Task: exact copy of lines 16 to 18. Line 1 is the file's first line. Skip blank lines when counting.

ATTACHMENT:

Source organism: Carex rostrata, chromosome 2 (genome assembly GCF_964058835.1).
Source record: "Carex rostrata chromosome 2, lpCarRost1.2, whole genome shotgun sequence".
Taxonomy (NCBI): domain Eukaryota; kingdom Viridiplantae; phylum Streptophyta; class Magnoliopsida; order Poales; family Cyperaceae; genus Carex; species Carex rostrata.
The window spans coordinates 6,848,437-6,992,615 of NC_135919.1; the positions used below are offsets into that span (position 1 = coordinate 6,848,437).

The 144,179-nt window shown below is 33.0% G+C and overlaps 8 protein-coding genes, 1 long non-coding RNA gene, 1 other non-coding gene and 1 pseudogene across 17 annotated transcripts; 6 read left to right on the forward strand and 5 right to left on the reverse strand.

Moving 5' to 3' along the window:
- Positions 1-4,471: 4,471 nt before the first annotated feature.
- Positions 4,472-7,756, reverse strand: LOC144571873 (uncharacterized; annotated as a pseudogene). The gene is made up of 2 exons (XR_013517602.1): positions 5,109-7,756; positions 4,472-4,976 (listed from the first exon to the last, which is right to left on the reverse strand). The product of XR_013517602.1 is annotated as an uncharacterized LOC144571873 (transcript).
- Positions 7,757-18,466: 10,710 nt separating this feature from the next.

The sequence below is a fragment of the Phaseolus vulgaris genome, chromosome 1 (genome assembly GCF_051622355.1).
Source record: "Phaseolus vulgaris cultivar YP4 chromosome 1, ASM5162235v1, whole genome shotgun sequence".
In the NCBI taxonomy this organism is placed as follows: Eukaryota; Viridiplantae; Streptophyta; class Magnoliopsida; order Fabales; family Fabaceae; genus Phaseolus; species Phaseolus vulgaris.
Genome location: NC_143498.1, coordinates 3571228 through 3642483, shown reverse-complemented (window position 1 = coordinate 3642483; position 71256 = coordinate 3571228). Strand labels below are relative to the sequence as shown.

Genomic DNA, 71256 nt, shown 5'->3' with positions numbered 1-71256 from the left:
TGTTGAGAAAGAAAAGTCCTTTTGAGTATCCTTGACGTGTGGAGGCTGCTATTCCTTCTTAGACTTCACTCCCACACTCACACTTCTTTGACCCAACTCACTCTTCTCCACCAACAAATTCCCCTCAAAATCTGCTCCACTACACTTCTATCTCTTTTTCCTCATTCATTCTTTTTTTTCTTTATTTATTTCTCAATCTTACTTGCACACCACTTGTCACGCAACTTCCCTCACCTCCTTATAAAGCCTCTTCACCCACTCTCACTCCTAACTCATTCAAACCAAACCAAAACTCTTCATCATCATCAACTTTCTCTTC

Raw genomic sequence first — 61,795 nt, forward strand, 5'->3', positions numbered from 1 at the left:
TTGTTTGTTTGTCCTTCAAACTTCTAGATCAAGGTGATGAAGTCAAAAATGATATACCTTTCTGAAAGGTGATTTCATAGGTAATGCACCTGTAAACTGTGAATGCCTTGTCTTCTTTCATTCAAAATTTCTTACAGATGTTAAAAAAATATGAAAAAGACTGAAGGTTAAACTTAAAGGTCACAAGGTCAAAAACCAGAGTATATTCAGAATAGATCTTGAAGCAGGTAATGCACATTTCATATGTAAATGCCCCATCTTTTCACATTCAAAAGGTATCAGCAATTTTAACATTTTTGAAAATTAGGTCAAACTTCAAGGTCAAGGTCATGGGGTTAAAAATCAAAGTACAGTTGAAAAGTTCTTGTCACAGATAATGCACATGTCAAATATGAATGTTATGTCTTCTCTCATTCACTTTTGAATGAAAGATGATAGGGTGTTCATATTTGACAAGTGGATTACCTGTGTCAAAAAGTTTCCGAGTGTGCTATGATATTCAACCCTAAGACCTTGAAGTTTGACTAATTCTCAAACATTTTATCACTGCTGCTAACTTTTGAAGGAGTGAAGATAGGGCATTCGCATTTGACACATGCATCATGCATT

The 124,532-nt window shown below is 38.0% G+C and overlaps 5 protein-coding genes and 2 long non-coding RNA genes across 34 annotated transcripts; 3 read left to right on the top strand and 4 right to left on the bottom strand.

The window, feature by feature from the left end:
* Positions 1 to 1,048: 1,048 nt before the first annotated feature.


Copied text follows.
Raw genomic sequence first — 61,795 nt, forward strand, 5'->3', positions numbered from 1 at the left:
TTGTTTGTTTGTCCTTCAAACTTCTAGATCAAGGTGATGAAGTCAAAAATGATATACCTTTCTGAAAGGTGATTTCATAGGTAATGCACCTGTAAACTGTGAATGCCTTGTCTTCTTTCATTCAAAATTTCTTACAGATGTTAAAAAAATATGAAAAAGACTGAAGGTTAAACTTAAAGGTCACAAGGTCAAAAACCAGAGTATATTCAGAATAGATCTTGAAGCAGGTAATGCACATTTCATATGTAAATGCCCCATCTTTTCACATTCAAAAGGTATCAGCAATTTTAACATTTTTGAAAATTAGGTCAAACTTCAAGGTCAAGGTCATGGGGTTAAAAATCAAAGTACAGTTGAAAAGTTCTTGTCACAGATAATGCACATGTCAAATATGAATGTTATGTCTTCTCTCATTCACTTTTGAATGAAAGATGATAGGGTGTTCATATTTGACAAGTGGATTACCTGTGTCAAAAAGTTTCCGAGTGTGCTATGATATTCAACCCTAAGACCTTGAAGTTTGACTAATTCTCAAACATTTTATCACTGCTGCTAACTTTTGAAGGAGTGAAGATAGGGCATTCGCATTTGACACATGCATCATGCATT

The 124,532-nt window shown below is 38.0% G+C and overlaps 5 protein-coding genes and 2 long non-coding RNA genes across 34 annotated transcripts; 3 read left to right on the top strand and 4 right to left on the bottom strand.